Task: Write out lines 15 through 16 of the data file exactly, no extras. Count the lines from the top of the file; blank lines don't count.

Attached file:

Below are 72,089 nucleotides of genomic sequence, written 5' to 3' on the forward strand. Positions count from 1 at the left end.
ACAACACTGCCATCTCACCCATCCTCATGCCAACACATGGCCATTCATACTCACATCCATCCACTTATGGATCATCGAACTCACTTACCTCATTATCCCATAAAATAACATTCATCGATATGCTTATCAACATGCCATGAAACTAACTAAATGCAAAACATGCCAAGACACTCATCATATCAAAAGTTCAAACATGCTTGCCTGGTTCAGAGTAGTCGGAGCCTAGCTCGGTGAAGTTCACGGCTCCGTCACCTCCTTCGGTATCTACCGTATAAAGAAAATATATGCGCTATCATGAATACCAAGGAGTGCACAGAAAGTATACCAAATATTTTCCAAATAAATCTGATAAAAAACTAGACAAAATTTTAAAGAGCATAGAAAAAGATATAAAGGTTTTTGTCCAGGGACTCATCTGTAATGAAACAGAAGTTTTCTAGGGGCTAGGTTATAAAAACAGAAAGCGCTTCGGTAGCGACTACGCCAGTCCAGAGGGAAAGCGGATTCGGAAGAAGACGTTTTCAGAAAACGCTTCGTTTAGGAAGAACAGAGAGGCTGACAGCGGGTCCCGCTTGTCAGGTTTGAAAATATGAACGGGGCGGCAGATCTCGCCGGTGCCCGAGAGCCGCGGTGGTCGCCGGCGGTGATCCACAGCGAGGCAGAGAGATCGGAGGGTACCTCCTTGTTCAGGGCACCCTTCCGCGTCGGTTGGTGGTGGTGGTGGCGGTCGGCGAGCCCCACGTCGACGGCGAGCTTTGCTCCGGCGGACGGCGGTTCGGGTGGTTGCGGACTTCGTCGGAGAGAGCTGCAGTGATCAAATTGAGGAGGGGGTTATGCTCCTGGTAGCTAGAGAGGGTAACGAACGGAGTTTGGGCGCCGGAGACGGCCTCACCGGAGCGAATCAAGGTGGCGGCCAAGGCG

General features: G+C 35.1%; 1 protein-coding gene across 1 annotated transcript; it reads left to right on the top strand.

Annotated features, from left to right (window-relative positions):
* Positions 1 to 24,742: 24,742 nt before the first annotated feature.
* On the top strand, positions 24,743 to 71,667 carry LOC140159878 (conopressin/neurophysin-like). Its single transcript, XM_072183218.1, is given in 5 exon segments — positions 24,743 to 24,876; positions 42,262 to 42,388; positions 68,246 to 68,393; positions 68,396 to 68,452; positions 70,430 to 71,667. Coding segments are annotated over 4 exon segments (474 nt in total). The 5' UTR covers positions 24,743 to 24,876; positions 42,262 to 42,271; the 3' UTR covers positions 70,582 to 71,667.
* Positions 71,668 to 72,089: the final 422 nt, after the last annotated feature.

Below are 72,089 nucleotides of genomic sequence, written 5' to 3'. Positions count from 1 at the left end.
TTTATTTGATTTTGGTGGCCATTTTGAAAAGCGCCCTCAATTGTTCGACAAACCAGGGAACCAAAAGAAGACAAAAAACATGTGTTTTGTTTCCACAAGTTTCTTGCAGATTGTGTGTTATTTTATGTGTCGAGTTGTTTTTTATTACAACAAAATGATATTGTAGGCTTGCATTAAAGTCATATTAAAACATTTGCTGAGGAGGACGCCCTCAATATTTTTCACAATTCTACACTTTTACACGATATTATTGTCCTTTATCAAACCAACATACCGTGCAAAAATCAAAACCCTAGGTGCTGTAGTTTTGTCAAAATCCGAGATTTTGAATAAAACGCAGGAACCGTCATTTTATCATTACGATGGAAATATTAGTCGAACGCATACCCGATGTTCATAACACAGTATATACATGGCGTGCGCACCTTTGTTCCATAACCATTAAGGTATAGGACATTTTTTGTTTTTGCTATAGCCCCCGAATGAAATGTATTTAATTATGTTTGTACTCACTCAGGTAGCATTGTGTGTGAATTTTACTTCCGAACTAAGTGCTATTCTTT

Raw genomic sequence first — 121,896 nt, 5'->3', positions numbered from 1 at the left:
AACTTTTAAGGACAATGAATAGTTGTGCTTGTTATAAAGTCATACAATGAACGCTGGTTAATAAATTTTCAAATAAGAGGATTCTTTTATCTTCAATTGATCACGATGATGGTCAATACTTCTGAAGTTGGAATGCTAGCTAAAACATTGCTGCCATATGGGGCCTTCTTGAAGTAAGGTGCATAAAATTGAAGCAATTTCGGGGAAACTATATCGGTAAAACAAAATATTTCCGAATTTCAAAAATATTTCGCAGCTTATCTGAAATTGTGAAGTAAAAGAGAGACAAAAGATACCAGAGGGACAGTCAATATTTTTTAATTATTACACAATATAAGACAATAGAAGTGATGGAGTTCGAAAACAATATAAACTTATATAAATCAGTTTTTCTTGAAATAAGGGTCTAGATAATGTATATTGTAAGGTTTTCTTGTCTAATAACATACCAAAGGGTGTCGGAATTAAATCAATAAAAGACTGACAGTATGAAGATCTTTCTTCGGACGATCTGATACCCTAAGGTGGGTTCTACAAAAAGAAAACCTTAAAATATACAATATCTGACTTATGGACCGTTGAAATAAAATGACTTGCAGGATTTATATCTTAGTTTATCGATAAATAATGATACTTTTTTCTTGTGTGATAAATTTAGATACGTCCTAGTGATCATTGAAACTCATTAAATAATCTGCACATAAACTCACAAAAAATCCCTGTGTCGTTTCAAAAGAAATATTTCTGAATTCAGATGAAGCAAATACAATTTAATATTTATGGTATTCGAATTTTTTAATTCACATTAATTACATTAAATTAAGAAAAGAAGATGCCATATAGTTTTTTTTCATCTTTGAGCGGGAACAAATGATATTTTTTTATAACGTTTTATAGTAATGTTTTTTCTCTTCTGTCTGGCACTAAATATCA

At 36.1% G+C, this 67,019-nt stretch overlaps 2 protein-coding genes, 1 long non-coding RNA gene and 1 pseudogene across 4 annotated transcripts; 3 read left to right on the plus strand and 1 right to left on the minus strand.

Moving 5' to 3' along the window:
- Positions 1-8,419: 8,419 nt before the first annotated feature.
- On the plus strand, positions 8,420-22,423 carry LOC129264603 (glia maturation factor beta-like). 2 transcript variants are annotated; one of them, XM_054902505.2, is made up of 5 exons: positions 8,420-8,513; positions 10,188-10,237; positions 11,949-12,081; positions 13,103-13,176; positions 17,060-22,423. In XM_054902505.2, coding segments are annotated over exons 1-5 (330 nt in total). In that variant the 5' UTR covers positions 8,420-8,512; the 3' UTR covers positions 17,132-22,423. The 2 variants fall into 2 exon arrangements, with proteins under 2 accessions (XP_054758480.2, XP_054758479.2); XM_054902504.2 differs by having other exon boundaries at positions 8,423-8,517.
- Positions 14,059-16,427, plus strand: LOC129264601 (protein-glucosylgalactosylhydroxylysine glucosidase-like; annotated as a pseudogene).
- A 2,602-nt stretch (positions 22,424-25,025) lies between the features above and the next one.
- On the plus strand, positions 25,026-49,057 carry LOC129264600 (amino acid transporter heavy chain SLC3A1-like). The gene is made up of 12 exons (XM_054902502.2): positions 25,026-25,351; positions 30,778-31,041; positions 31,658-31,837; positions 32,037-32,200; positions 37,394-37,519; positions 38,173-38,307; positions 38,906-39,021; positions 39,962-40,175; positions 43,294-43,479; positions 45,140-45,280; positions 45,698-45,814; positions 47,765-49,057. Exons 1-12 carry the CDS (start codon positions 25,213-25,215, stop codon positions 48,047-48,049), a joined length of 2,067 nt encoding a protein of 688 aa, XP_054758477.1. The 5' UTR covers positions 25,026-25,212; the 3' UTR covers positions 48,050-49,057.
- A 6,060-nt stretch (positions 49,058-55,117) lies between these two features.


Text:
- On the plus strand, positions 8,420-22,423 carry LOC129264603 (glia maturation factor beta-like). 2 transcript variants are annotated; one of them, XM_054902505.2, is made up of 5 exons: positions 8,420-8,513; positions 10,188-10,237; positions 11,949-12,081; positions 13,103-13,176; positions 17,060-22,423. In XM_054902505.2, coding segments are annotated over exons 1-5 (330 nt in total). In that variant the 5' UTR covers positions 8,420-8,512; the 3' UTR covers positions 17,132-22,423. The 2 variants fall into 2 exon arrangements, with proteins under 2 accessions (XP_054758480.2, XP_054758479.2); XM_054902504.2 differs by having other exon boundaries at positions 8,423-8,517.
- Positions 14,059-16,427, plus strand: LOC129264601 (protein-glucosylgalactosylhydroxylysine glucosidase-like; annotated as a pseudogene).